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Pulitzer Prize-Winning 1619 Project Creator: There’s A ‘Difference Between Being Politically Black And Being Racially Black’
Reporter Nikole Hannah-Jones attends the 75th Annual Peabody Awards Ceremony held at Cipriani Wall Street on May 21, 2016 in New York City.
Brent N. Clarke/FilmMagic/Getty Images

On Friday, Nikole Hannah-Jones, a staff writer for The New York Times Magazine who was the creator of the 1619 Project and won a Pulitzer Prize for “her essay that served as the leading piece in the 1619 Project,” as The Times reported, issued, then deleted a tweet in which she posited that there was a “difference between being politically black and racially black.”

Jones’ tweet came on the same day former Vice President Joe Biden stated to popular African-American commentator and radio host Charlamagne tha God, “If you have a problem figuring out whether you’re for me or Trump, then you ain’t black,” precipitating widespread criticism.

Some social media users took issue with Jones’ statement:

The 1619 Project has come under withering criticism for its perspective on American history. Many historians have questioned its accuracy and its attempt to undermine the salutary and historic effects of the American founding. Among them are Pulitzer-Prize winning author James McPherson, professor emeritus of history at Princeton University, who wrote the Pulitzer Prize-winning “Battle Cry of Freedom,” widely regarded as the authoritative account of the Civil War. He stated: “I was disturbed by what seemed like a very unbalanced, one-sided account, which lacked context and perspective on the complexity of slavery, which was clearly, obviously, not an exclusively American institution, but existed throughout history.”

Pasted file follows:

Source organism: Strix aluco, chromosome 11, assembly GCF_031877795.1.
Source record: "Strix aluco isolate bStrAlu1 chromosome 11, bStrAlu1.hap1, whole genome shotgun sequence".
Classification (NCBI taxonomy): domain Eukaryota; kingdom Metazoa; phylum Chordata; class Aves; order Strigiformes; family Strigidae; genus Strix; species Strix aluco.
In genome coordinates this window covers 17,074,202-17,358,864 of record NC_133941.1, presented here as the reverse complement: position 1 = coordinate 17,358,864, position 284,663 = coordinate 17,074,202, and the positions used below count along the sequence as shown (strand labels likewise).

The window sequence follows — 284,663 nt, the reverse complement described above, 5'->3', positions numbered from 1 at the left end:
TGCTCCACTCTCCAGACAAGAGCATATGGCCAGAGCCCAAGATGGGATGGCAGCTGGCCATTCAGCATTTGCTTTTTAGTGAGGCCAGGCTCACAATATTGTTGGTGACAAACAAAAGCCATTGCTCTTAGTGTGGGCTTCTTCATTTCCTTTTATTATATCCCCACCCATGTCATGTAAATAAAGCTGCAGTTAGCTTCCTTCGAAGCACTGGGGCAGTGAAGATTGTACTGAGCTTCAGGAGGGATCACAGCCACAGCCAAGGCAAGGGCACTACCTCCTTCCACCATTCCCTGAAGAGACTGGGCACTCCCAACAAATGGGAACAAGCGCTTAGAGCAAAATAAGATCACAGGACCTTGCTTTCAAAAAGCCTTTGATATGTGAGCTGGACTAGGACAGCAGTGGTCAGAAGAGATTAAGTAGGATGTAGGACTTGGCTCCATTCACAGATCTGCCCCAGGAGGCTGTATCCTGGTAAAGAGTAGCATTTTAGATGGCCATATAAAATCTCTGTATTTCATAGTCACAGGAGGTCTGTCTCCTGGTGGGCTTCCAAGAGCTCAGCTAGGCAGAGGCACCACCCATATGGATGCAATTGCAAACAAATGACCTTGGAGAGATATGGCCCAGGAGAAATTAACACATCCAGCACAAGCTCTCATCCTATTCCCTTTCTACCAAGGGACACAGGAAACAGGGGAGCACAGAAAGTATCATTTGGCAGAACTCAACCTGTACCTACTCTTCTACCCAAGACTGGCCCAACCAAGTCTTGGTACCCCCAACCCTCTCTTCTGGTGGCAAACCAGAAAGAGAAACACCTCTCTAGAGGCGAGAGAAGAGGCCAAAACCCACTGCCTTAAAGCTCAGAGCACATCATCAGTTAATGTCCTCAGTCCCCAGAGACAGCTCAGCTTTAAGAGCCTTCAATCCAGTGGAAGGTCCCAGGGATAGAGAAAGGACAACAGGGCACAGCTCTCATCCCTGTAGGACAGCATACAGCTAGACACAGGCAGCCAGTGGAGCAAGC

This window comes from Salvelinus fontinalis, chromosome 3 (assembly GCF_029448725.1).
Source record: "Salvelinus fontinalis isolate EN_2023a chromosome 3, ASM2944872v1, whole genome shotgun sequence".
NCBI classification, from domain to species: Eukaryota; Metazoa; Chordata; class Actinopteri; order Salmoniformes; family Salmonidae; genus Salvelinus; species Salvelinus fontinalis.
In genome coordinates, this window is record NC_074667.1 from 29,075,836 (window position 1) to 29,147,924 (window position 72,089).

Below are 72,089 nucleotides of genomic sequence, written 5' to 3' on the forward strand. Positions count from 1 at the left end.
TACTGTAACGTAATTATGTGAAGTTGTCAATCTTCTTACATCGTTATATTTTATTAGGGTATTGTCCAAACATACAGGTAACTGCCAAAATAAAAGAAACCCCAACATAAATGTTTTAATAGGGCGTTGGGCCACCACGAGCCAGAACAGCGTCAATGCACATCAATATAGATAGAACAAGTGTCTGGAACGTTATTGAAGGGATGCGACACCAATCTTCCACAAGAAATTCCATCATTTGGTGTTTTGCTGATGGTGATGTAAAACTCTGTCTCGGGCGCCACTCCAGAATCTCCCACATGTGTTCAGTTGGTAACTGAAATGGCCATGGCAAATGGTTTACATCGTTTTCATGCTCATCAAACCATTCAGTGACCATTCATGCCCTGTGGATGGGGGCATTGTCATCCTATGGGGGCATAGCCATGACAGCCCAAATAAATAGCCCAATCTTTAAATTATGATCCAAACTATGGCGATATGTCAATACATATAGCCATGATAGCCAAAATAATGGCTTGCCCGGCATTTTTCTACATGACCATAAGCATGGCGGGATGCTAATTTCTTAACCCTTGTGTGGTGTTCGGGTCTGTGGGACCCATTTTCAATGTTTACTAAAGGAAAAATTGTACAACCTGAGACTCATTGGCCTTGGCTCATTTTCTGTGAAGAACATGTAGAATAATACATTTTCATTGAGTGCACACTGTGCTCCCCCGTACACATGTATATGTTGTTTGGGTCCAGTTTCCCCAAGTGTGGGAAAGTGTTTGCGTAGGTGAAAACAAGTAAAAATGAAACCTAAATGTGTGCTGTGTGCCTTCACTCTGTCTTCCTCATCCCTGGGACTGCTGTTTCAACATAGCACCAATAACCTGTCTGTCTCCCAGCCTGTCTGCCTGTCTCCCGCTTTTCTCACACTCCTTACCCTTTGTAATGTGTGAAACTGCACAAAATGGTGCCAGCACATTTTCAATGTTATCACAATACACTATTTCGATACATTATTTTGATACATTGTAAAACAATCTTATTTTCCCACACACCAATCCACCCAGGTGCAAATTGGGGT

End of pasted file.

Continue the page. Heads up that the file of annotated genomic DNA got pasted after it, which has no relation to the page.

MacPherson said of Hannah-Jones’ statement in her essay that “anti-black racism runs in the very DNA of this country,” “the idea that racism is a permanent condition, well that’s just not true. And it also doesn’t account for the countervailing tendencies in American history as well. Because opposition to slavery, and opposition to racism, has also been an important theme in American history.” Of Hannah-Jones contention that “black Americans have fought back alone” to make America a democracy, MacPherson responded:

From the Quakers in the 18th century, on through the abolitionists in the antebellum, to the radical Republicans in the Civil War and Reconstruction, to the NAACP which was an interracial organization founded in 1909, down through the Civil Rights movement in the 1950s and 1960s, there have been a lot of whites who have fought against slavery and racial discrimination, and against racism. Almost from the beginning of American history that’s been true. And that’s what’s missing from this perspective.

Pulitzer Prize-winning author Gordon Wood, professor emeritus at Brown University and author of the Pulitzer Prize-winning book “The Radicalism of the American Revolution,” stated, “I was surprised, as many other people were, by the scope of this thing, especially since it’s going to become the basis for high school education and has the authority of the New York Times behind it, and yet it is so wrong in so many ways.”

James Oakes, Distinguished Professor of History and Graduate School Humanities Professor at the Graduate Center of the City University of New York, who has written two books winning the prestigious Lincoln Prize, was asked about the 1619 Project dovetailing with the identity politics of the Democratic Party.The questioner continued, “And the claim that is made, and I think it’s almost become a commonplace, is that slavery is the uniquely American ‘original sin.’”

Oakes answered, “Yes. ‘Original sin,’ that’s one of them. The other is that slavery or racism is built into the DNA of America. These are really dangerous tropes. They’re not only ahistorical, they’re actually anti-historical.”

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